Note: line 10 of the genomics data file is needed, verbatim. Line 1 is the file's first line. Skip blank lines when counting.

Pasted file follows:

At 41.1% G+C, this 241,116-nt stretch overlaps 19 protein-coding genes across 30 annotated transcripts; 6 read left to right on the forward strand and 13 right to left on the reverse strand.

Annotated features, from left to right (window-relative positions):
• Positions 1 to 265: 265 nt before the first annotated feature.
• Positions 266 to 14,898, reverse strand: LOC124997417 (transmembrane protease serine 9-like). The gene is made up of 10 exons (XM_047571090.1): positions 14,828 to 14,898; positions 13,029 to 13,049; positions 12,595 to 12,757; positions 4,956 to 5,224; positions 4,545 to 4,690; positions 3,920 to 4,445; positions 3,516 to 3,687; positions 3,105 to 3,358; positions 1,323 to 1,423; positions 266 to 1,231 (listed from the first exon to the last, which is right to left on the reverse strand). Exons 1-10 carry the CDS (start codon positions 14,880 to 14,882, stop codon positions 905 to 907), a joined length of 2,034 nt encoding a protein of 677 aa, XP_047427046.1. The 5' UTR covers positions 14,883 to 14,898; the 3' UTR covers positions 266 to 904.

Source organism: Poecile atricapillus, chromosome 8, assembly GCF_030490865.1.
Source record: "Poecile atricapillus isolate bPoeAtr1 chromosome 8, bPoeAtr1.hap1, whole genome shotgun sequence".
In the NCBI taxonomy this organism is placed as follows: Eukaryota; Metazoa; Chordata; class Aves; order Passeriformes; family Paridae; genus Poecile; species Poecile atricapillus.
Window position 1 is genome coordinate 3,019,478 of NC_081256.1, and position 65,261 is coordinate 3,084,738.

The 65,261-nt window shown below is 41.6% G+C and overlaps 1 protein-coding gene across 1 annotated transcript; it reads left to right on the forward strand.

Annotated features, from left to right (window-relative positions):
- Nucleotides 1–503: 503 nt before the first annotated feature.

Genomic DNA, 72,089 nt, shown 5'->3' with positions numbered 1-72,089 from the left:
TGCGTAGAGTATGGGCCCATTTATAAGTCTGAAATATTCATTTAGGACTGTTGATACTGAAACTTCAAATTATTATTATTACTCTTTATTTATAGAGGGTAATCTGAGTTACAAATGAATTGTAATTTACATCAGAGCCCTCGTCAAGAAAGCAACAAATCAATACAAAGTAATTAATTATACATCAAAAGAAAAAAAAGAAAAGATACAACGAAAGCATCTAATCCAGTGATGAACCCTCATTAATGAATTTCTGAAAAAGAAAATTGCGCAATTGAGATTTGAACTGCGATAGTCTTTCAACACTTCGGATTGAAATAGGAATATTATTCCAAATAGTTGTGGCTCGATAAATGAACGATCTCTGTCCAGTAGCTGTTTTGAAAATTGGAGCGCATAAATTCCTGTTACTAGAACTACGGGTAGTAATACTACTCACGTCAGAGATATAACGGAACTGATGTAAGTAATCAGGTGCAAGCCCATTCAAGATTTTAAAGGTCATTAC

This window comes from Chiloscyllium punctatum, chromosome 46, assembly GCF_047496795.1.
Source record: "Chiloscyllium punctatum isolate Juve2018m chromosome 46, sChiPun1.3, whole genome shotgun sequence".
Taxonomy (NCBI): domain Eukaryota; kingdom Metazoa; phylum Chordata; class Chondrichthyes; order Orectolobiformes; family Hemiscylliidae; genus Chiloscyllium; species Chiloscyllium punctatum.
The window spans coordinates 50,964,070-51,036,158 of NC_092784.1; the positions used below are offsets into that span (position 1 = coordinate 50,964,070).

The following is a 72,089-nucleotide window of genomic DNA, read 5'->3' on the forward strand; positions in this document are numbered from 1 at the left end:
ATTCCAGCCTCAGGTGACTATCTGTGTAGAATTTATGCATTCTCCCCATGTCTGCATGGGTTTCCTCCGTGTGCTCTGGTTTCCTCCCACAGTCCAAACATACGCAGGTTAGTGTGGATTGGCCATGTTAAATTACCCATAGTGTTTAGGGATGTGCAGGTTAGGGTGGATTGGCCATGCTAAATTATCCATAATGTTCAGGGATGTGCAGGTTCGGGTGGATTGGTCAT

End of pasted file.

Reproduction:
Annotated features, from left to right (window-relative positions):